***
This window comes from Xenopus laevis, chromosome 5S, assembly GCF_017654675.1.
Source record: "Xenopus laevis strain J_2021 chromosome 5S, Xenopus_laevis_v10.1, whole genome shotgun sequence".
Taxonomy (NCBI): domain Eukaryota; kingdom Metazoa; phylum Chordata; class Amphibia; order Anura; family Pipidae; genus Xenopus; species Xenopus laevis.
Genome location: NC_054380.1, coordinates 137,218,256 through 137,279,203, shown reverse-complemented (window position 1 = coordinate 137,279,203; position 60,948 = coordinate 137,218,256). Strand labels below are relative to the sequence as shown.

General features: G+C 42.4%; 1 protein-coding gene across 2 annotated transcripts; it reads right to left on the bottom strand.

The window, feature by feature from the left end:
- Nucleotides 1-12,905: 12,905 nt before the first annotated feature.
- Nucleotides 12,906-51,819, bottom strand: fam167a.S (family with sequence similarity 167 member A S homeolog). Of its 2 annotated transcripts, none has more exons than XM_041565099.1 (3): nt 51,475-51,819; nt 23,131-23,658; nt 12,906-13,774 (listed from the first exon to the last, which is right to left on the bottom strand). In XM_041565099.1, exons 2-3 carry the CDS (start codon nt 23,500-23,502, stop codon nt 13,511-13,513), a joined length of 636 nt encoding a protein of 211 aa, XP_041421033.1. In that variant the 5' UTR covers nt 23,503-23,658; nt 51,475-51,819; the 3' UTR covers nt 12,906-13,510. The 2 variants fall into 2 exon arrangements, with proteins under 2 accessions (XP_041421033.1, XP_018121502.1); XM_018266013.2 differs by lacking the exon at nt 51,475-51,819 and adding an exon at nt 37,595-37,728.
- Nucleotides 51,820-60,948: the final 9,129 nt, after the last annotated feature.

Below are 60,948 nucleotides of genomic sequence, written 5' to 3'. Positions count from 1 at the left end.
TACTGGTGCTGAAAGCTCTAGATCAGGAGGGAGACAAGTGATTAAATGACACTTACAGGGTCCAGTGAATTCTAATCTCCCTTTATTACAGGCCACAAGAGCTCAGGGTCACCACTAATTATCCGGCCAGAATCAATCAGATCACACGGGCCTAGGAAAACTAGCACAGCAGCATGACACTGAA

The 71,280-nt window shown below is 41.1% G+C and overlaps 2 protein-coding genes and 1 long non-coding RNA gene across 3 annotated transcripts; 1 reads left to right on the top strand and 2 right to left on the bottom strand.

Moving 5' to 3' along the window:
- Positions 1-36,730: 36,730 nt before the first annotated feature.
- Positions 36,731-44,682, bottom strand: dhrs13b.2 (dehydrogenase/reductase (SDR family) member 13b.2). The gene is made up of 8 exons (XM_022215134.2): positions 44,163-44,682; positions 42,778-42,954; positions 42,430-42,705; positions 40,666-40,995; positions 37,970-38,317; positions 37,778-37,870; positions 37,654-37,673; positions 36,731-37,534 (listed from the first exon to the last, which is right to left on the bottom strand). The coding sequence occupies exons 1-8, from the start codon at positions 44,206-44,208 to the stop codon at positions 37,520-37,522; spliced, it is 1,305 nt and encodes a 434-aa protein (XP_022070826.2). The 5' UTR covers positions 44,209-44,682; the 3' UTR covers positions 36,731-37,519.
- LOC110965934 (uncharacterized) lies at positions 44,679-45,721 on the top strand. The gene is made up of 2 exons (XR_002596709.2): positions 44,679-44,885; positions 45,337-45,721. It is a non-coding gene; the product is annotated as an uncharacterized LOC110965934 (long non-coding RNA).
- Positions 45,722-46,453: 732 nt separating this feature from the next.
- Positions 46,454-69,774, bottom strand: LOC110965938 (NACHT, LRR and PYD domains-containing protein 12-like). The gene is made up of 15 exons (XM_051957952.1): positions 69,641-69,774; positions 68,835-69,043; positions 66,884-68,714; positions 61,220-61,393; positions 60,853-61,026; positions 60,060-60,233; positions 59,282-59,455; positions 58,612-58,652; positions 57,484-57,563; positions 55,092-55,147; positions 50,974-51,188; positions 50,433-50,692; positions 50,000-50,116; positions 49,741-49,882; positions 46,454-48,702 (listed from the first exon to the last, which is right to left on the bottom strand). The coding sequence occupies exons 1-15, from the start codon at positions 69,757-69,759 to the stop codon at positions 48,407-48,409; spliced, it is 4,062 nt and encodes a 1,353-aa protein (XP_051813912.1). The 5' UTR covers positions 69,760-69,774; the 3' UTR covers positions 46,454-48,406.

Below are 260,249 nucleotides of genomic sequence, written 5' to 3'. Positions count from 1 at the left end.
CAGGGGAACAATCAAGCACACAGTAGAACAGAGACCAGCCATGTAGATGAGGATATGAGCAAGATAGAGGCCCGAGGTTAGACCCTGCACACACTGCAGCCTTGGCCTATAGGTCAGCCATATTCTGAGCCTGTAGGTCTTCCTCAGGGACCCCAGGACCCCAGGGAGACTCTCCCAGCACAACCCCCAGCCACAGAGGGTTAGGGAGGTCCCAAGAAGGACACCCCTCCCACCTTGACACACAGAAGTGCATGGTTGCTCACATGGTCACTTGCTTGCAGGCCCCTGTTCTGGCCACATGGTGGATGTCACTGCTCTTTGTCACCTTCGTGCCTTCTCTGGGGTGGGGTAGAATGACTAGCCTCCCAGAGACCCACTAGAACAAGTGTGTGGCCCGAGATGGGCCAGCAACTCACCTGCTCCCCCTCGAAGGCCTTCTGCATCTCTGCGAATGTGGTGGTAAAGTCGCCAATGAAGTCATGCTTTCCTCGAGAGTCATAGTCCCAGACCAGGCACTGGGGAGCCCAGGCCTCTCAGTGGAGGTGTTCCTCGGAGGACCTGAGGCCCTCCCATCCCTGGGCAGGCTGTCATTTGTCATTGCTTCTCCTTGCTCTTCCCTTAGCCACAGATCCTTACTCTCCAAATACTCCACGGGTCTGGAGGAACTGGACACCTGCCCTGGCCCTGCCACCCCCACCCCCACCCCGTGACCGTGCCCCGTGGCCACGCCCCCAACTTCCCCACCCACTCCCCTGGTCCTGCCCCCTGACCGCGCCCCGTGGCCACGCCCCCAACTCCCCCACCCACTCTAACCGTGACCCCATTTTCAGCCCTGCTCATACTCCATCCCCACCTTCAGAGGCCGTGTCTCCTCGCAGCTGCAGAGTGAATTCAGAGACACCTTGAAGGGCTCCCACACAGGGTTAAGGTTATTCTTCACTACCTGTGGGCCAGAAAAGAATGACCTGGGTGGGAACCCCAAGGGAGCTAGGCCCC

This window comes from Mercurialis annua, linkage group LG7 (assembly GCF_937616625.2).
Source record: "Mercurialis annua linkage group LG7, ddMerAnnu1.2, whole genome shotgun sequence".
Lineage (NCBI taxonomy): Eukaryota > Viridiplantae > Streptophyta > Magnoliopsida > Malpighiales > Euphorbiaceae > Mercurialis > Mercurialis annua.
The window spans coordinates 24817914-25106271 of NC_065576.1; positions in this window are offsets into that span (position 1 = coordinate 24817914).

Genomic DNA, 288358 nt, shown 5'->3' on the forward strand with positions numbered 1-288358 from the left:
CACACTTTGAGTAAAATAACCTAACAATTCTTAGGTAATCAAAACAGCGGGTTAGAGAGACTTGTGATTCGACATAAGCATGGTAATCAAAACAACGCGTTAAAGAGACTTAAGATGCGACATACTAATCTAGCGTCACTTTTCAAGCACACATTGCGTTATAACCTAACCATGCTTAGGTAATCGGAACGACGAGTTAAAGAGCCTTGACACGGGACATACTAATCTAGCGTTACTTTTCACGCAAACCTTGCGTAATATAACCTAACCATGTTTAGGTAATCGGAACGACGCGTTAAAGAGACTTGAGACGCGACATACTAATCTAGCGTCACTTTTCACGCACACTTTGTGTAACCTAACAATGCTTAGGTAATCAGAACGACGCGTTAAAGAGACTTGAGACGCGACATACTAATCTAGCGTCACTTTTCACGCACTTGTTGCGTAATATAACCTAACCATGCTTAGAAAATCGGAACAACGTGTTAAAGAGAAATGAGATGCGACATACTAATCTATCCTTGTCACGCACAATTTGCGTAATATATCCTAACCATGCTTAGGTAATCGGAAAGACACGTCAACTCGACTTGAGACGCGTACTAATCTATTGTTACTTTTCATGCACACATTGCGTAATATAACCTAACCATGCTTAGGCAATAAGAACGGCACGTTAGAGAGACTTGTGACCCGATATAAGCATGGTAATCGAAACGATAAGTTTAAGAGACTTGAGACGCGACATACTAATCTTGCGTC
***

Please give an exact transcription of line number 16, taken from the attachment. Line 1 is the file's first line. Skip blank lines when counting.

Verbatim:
- LOC110965934 (uncharacterized) lies at positions 44,679-45,721 on the top strand. The gene is made up of 2 exons (XR_002596709.2): positions 44,679-44,885; positions 45,337-45,721. It is a non-coding gene; the product is annotated as an uncharacterized LOC110965934 (long non-coding RNA).